By Katie Nix
Remember, back in the day, when we use to have a ton of kids at church? I wish we could be more like the big church down the street that has a million teenagers in youth group. Sunday used to be church day, now it seems like all the families are at some sports game.
I’m guessing, if you are blessed to be part of 75 percent of United Methodist churches in the state who are small to mid-size churches, that you’ve heard these phrases before and perhaps even thought them yourself. It’s fair to say that culture has dealt our traditional children’s ministries a blow in the past 20 years, frustrating churches and disheartening volunteers who have poured their life into reaching the youngest disciples in the church.
But perhaps, instead of preparing funeral liturgies for our once thriving children’s ministry, this is an opportunity to see with new eyes how God’s Spirit is changing and transforming our churches. Yes, it may be the end to the way we’ve always done it, but that means it can also be the beginning to a
new chapter of God’s story for
Mark 10:14-16, “Don’t push these children away. Don’t ever get between them and me. These children are the very center of life in the kingdom. Mark this: Unless you accept God’s kingdom in the simplicity of a child, you’ll never get in.” I love this scripture because it is a promise that God will never give up on these young disciples. They are the heart of God’s new community. And maybe, just maybe, the changes in children and youth ministry are God’s way of helping to change the church. What if God was using this opportunity to reshape the way we see our relationships inside the church and our work within our communities?
If you look at the history of children’s and youth ministry programs, the ideas that we cherish today were all born out of a missional sense of reaching the community. Sunday School began in the industrial age as a chance for the church to help teach the working poor how to read on their only day not in the factory. The concept of “youth group” came out the 1970’s when the church realized that teenagers were absent from their pews. All of these programs were born out of an awareness of the needs of the community and a desire to reach children and youth where they were.
That’s exactly the call that researchers and think tanks for children’s and youth ministry today are calling for. Most books on this subject boil down to a few suggestions for churches.
Step 1: Take a deep breath and take advice from Queen Elsa to just “let it go.” Stop pouring resources into programs that are
dwindling in size and enthusiasm.
Step 2: Pray. Pray with your eyes open, understand your unique calling as a church and what you have to offer.
Step 3: Use your strengths.
Sounds simple enough, but we all know how well change is received in the church (I can hear you laughing right now). But the good news is that research is actually falling on the side of the small churches. You read that right. The findings show that youth who come from the smaller churches, not the big church down the street with the fancy youth program that gives away free bicycles, are the ones who are sticking with their faith through college and into young adulthood.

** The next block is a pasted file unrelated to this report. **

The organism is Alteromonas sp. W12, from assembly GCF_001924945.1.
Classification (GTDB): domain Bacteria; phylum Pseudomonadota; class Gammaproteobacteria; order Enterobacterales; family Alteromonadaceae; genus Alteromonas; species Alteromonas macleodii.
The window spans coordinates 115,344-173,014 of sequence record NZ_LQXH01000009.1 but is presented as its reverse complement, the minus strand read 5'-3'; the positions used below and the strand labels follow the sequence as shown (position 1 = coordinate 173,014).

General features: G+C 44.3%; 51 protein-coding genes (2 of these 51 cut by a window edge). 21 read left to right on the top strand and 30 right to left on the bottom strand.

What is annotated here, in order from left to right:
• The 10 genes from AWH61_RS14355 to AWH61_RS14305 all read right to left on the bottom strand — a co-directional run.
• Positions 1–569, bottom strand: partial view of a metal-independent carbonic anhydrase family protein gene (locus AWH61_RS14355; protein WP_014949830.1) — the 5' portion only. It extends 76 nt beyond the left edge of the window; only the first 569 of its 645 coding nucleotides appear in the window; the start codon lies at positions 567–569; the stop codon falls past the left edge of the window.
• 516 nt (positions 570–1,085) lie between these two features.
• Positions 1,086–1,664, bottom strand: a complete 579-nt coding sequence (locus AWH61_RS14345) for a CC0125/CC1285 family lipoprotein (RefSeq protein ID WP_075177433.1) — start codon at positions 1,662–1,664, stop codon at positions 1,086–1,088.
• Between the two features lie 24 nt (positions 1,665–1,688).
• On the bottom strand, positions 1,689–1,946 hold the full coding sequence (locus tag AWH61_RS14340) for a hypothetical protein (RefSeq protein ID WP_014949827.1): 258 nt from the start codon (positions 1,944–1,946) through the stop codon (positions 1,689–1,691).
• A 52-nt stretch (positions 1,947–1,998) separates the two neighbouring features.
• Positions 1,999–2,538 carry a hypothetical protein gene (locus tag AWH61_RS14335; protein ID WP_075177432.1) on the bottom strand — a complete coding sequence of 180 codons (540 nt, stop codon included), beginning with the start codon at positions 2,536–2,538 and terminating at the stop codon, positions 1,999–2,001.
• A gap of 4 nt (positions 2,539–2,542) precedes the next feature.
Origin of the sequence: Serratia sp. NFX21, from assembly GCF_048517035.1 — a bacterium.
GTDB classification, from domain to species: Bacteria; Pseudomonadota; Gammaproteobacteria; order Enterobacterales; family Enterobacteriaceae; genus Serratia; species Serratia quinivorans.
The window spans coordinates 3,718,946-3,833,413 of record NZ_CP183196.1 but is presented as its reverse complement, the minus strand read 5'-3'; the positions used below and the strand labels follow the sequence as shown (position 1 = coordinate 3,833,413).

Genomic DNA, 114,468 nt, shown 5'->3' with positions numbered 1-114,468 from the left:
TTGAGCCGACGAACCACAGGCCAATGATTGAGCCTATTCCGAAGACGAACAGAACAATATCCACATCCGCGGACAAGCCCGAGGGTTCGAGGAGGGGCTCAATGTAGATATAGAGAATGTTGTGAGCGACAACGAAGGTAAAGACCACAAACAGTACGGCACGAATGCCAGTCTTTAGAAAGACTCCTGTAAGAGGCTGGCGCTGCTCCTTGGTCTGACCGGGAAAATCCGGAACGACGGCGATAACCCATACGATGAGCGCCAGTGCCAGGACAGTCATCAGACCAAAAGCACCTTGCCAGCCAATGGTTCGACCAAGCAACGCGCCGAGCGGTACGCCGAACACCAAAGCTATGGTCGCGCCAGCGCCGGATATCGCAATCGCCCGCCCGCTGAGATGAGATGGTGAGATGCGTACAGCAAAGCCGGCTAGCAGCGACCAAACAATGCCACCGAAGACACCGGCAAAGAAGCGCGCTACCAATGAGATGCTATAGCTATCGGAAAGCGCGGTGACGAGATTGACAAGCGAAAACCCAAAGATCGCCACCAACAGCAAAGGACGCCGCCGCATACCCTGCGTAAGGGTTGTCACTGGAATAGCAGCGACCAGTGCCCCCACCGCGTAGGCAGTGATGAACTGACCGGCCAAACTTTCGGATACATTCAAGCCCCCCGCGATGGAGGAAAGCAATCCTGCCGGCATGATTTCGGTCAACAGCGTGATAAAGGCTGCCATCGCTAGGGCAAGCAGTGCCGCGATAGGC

What makes their faith stick? Church communities who integrate children and youth into the life and worship of the whole church. While the children and youth programs serve a good purpose, it’s the opportunities that our young disciples have to participate in worship, have intergenerational relationships, and experience the family of God that helps them develop a faith that is strong
That’s why churches of any size can do great ministry with the next generation. You may only have a handful of dedicated kids. But every time you give them roles in worship (that are more than just coming up for the children’s message), every time you help organize intergenerational serving events, every time you let their voice be heard, it plants a seed. And we know all God needs is faith as small as a mustard seed, then God can do the rest of the hard work of growing mighty trees that will change the face of the church.
Author’s note: If you are looking to sink your teeth into this more, grab yourself a copy of Sticky Faith by Kara Powell and Chap Clark. It not only goes deeper into the research of the changes happening in next generation ministry, it is also full of ideas on how to create vibrant ministries without big numbers or a big budget.
Pastor Katie Nix is the lead pastor of Trinity UMC. In her previous life she was the Associate Pastor of Family Ministries and is currently finishing her doctorate in ministry in the area of family mission trips. Her three favorite loves are Jesus, her kids, and the St. Louis Cardinals (though not always in that order).